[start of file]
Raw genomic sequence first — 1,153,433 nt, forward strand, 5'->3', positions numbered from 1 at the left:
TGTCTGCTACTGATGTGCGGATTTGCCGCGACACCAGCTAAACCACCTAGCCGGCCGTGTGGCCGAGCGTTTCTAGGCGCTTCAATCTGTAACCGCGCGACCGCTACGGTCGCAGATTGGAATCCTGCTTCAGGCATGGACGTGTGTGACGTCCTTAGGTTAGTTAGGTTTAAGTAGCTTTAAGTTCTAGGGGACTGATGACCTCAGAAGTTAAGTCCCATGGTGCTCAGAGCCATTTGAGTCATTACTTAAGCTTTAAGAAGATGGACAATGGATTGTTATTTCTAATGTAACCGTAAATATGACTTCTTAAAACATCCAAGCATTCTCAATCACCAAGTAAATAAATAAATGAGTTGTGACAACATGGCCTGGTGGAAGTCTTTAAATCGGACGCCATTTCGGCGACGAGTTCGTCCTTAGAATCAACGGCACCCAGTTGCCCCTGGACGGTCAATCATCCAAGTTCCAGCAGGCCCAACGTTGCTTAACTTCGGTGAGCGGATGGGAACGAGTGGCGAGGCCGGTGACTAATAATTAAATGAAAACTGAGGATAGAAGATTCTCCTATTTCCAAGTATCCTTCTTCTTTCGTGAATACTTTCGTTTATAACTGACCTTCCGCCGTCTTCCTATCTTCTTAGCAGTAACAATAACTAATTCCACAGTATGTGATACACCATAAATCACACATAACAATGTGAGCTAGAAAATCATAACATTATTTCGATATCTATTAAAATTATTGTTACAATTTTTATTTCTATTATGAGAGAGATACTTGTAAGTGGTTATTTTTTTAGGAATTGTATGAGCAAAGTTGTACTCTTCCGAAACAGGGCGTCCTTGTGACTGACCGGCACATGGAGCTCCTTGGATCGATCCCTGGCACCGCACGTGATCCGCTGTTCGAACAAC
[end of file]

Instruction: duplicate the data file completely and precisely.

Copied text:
Raw genomic sequence first — 1,153,433 nt, forward strand, 5'->3', positions numbered from 1 at the left:
TGTCTGCTACTGATGTGCGGATTTGCCGCGACACCAGCTAAACCACCTAGCCGGCCGTGTGGCCGAGCGTTTCTAGGCGCTTCAATCTGTAACCGCGCGACCGCTACGGTCGCAGATTGGAATCCTGCTTCAGGCATGGACGTGTGTGACGTCCTTAGGTTAGTTAGGTTTAAGTAGCTTTAAGTTCTAGGGGACTGATGACCTCAGAAGTTAAGTCCCATGGTGCTCAGAGCCATTTGAGTCATTACTTAAGCTTTAAGAAGATGGACAATGGATTGTTATTTCTAATGTAACCGTAAATATGACTTCTTAAAACATCCAAGCATTCTCAATCACCAAGTAAATAAATAAATGAGTTGTGACAACATGGCCTGGTGGAAGTCTTTAAATCGGACGCCATTTCGGCGACGAGTTCGTCCTTAGAATCAACGGCACCCAGTTGCCCCTGGACGGTCAATCATCCAAGTTCCAGCAGGCCCAACGTTGCTTAACTTCGGTGAGCGGATGGGAACGAGTGGCGAGGCCGGTGACTAATAATTAAATGAAAACTGAGGATAGAAGATTCTCCTATTTCCAAGTATCCTTCTTCTTTCGTGAATACTTTCGTTTATAACTGACCTTCCGCCGTCTTCCTATCTTCTTAGCAGTAACAATAACTAATTCCACAGTATGTGATACACCATAAATCACACATAACAATGTGAGCTAGAAAATCATAACATTATTTCGATATCTATTAAAATTATTGTTACAATTTTTATTTCTATTATGAGAGAGATACTTGTAAGTGGTTATTTTTTTAGGAATTGTATGAGCAAAGTTGTACTCTTCCGAAACAGGGCGTCCTTGTGACTGACCGGCACATGGAGCTCCTTGGATCGATCCCTGGCACCGCACGTGATCCGCTGTTCGAACAAC